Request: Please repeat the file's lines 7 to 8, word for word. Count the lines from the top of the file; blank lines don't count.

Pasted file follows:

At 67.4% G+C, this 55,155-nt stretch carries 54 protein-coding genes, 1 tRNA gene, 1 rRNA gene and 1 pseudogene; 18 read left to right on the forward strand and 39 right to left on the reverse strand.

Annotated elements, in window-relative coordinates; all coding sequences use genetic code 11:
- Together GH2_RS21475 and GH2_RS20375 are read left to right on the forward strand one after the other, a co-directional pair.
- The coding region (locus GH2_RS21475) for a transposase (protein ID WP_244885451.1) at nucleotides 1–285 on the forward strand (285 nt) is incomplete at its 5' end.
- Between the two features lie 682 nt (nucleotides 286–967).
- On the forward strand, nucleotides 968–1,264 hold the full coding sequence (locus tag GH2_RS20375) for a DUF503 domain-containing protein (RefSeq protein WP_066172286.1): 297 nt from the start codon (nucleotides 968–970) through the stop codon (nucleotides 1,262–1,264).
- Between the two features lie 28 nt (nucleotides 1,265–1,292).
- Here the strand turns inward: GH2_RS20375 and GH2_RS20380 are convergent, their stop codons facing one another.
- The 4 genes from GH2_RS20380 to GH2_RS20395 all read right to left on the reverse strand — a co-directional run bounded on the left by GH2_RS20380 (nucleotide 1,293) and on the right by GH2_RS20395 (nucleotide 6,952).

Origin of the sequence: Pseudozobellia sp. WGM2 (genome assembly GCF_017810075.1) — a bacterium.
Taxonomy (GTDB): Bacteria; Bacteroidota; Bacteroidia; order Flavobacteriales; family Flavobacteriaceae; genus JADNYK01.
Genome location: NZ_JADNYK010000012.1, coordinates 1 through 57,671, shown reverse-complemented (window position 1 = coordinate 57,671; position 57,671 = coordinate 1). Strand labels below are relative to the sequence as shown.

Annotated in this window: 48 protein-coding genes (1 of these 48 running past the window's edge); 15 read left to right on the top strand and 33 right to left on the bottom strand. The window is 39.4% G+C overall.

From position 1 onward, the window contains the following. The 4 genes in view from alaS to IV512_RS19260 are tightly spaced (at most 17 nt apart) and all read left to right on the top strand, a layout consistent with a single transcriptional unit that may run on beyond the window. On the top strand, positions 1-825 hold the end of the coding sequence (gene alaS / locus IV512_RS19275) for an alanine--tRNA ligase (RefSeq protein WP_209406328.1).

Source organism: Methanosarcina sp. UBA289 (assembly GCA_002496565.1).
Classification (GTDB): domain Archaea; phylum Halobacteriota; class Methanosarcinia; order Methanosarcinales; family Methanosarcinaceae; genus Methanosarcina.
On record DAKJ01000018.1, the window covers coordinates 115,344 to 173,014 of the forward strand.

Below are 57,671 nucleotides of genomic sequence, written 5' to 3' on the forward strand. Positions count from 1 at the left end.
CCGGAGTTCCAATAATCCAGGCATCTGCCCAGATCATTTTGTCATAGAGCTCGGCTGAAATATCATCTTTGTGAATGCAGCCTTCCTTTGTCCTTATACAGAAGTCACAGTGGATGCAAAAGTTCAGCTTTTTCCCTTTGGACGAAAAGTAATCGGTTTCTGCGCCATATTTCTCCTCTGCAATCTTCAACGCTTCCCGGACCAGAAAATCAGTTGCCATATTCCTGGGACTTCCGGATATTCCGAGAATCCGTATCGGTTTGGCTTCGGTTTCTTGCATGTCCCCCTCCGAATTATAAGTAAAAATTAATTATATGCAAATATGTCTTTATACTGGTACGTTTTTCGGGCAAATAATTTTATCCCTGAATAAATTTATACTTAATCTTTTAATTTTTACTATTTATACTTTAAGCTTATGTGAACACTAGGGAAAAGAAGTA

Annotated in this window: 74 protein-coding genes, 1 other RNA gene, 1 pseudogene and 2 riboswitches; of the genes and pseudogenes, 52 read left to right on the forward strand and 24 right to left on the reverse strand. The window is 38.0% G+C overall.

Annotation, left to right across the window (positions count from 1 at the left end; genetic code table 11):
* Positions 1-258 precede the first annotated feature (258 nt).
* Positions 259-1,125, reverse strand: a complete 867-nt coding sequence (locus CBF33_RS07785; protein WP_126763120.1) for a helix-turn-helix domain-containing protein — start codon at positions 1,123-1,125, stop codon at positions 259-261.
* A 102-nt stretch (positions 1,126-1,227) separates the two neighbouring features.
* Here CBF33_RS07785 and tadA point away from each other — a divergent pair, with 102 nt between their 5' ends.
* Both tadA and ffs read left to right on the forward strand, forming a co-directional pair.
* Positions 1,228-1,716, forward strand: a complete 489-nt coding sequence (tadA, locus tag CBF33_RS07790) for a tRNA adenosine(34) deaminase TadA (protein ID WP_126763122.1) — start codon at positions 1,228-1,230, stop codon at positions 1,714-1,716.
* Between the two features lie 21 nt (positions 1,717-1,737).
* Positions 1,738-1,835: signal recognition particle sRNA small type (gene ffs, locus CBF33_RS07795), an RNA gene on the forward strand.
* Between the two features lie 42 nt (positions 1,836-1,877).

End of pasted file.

- Between the two features lie 28 nt (nucleotides 1,265–1,292).
- Here the strand turns inward: GH2_RS20375 and GH2_RS20380 are convergent, their stop codons facing one another.